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Publication numberUS6661346 B1
Publication typeGrant
Application numberUS 08/811,059
Publication dateDec 9, 2003
Filing dateMar 3, 1997
Priority dateFeb 28, 1996
Fee statusPaid
Also published asCA2170561A1, CA2170561C, EP1002241A1, WO1999027388A1
Publication number08811059, 811059, US 6661346 B1, US 6661346B1, US-B1-6661346, US6661346 B1, US6661346B1
InventorsRaymond Wood, Gary Anderson
Original AssigneeGasguard Safety Systems, Inc.
Export CitationBiBTeX, EndNote, RefMan
External Links: USPTO, USPTO Assignment, Espacenet
Gas, fire and earthquake detector
US 6661346 B1
Abstract
A safety system for a building has an earthquake detector circuit for detecting ground accelerations exceeding a threshold acceleration/frequency curve dividing safe and hazardous ground accelerations throughout a predetermined frequency range. The earthquake detector includes an accelerometer for measuring linear acceleration along an axis, and for generating an acceleration signal indicative of a magnitude of the measured acceleration. A filter circuit produces a filtered acceleration signal from the acceleration signal. The gain/frequency characteristic of the filter circuit is a reflection of the threshold acceleration/frequency curve, such that ground accelerations falling on the threshold acceleration/frequency curve yield a filtered acceleration signal having a substantially constant value throughout the frequency range. Finally, a threshold circuit compares the filtered acceleration signal to a predetermined threshold voltage, and produces an earthquake detected signal indicative of the comparison result. The safety system can also include a gas detector circuit capable of detecting a gas in air, and generating a gas detected signal in response to detection of the gas. A smoke detector circuit can also be provided for generating a smoke detected signal. A main unit including a microprocessor is responsive to the earthquake detected signal, the gas detected signal and the smoke detected signal, and generates a first control signal in response to any of the earthquake detected signal, the gas detected signal and the smoke detected signal. A valve controller closes a gas valve to shut off a supply of gas in response to the first control signal.
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Claims(11)
I claim:
1. A safety system for a building comprising:
an earthquake detector circuit for detecting ground accelerations exceeding a threshold acceleration/frequency curve dividing safe and hazardous ground accelerations throughout a predetermined frequency range, the earthquake detector comprising:
a) an accelerometer for measuring linear acceleration along an axis, and generating an acceleration signal indicative of a magnitude of the measured acceleration;
b) a filter circuit for producing a filtered acceleration signal from the acceleration signal, a gain/frequency characteristic of the filter circuit being a reflection of the threshold acceleration/frequency curve, such that ground accelerations falling on the threshold acceleration/frequency curve yield a filtered acceleration signal having a substantially constant value throughout the frequency range; and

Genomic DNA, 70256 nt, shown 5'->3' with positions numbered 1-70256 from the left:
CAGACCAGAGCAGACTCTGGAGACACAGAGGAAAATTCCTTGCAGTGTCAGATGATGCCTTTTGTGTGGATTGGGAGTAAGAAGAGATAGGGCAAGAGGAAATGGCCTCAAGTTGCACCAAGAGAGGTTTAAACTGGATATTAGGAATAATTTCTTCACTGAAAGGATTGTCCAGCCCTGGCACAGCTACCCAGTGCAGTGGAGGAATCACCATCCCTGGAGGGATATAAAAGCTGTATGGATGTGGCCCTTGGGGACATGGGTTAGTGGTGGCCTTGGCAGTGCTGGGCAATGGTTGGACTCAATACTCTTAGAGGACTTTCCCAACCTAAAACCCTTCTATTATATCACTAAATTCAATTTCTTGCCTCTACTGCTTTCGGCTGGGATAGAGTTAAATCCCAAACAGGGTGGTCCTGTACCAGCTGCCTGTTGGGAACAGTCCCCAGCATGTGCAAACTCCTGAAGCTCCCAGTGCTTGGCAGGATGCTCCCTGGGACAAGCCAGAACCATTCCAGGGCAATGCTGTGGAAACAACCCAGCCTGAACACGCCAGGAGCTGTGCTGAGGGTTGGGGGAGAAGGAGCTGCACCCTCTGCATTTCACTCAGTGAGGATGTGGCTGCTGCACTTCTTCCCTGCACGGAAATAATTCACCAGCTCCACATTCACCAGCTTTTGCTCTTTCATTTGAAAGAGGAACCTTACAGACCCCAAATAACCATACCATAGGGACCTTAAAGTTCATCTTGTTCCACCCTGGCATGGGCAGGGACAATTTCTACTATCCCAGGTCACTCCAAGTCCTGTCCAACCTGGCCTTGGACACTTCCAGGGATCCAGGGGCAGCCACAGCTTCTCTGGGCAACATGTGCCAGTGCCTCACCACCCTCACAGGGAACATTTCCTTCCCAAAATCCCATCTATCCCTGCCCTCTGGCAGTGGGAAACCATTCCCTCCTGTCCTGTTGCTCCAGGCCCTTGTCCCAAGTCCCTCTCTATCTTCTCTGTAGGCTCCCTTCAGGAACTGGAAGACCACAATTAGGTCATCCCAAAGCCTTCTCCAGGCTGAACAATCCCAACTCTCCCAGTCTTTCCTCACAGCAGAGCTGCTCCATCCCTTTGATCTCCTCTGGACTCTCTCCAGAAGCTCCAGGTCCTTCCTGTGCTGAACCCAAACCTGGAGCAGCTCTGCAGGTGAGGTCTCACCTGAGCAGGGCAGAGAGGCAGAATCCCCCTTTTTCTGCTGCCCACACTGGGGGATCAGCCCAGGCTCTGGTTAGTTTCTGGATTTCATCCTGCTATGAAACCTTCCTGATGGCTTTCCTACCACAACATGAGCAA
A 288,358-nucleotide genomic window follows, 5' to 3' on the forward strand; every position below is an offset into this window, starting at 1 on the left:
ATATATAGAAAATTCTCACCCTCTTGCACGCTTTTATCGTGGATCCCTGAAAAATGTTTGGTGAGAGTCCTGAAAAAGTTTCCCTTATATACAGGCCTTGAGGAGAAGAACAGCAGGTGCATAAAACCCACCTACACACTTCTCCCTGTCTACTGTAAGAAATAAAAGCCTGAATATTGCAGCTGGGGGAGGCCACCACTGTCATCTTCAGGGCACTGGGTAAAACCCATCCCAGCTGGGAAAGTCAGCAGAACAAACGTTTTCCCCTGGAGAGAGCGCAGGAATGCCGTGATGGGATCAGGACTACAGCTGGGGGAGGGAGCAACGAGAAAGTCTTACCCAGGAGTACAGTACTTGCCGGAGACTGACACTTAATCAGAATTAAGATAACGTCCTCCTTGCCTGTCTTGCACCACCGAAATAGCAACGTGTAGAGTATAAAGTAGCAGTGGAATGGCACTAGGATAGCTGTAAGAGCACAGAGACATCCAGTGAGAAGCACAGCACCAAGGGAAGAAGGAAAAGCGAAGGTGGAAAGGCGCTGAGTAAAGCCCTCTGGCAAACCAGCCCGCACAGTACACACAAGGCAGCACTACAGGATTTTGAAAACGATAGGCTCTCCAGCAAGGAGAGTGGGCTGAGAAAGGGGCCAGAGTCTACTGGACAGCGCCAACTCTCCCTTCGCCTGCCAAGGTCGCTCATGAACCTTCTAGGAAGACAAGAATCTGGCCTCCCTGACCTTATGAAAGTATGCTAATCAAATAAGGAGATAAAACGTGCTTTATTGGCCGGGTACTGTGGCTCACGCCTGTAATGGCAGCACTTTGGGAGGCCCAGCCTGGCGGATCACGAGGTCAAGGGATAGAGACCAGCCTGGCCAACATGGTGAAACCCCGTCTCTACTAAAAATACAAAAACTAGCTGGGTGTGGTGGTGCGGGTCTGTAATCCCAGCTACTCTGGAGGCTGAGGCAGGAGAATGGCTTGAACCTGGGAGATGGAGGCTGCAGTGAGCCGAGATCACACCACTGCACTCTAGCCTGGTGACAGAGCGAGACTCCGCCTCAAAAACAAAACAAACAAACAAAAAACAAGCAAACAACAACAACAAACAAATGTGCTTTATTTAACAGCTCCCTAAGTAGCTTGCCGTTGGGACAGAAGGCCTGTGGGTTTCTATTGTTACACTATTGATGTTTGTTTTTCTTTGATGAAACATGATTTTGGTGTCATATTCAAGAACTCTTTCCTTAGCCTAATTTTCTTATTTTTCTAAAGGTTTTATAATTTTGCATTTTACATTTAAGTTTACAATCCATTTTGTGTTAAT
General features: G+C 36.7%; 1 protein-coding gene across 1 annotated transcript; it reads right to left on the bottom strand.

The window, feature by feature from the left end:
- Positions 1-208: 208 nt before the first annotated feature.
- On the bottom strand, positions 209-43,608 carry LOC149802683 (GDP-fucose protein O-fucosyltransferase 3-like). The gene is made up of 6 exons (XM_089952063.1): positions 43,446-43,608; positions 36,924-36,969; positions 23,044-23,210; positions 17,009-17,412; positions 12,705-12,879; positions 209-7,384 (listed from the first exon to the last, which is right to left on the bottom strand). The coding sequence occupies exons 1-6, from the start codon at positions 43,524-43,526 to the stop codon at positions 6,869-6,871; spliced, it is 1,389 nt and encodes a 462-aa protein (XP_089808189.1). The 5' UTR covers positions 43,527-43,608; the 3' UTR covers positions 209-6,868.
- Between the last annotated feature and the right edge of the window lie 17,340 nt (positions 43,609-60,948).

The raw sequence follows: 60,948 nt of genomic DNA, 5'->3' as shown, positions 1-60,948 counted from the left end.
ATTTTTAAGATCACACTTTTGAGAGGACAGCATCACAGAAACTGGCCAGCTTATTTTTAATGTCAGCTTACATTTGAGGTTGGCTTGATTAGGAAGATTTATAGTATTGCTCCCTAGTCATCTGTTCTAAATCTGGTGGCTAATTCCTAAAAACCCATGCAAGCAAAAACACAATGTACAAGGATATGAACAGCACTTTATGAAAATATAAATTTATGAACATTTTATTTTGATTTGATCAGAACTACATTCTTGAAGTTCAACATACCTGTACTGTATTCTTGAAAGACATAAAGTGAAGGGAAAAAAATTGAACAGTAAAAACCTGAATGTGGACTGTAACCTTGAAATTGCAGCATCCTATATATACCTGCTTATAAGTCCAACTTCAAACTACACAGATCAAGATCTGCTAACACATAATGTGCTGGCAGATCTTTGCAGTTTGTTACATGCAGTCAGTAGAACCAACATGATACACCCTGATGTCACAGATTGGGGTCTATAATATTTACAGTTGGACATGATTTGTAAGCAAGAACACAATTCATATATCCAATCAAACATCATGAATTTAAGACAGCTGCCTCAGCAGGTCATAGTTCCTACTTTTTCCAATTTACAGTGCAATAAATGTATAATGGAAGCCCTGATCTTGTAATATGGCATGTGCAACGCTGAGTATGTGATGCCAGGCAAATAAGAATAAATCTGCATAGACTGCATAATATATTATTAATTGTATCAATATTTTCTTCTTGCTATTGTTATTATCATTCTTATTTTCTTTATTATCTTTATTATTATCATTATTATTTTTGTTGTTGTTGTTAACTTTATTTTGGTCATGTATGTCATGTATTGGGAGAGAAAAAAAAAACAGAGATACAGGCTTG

c) a threshold circuit for comparing the filtered acceleration signal to a predetermined threshold voltage, and for producing an earthquake detected signal indicative of the comparison result.
2. A safety system for a building as claimed in claim 1, further comprising a main unit responsive to the earthquake detected signal, and capable of generating a first control signal in response to the earthquake detected signal.
3. An safety system for a building as claimed in claim 2, further comprising a gas detector circuit capable of detecting a gas in air, and generating a gas detected signal in response to detection of the gas; the main unit being responsive to both the gas detected signal and the earthquake detected signal, and generating the first control signal in response to either one of the gas detected signal and the earthquake detected signal.
4. A safety system for a building as claimed in claim 2, further comprising a smoke detector circuit capable of generating a smoke detected signal in response to detection of smoke; the main unit being responsive to both the smoke detected signal and the earthquake detected signal, and generating the first control signal in response to either one of the smoke detected signal and the earthquake detected signal.
5. A safety system for a building as claimed in claim 2, further comprising: a gas detector circuit capable of detecting a gas in air, and generating a gas detected signal in response to detection of the gas; and a smoke detector circuit capable of detecting smoke, and generating a smoke detected signal in response to detection of smoke; the main unit being responsive to all of the gas detected signal, the smoke detected signal and the earthquake detected signal, and generating the first control signal in response to any one or more thereof.
6. A safety system for a building as claimed in claim 2, further comprising a gas valve and valve controller capable of closing the gas valve to shut off a supply of gas in response to the first control signal.
7. A safety system for a building as claimed in claim 2, wherein the gas is a flammable gas.
8. A safety system for a building as claimed in claim 7, wherein the gas is either one or both of propane and natural gas.
9. A safety system for a building as claimed in claim 7, wherein the gas detector circuit is operative to generate the gas detected signal when a concentration of the gas in air exceeds 5% of a Lower Explosion Limit.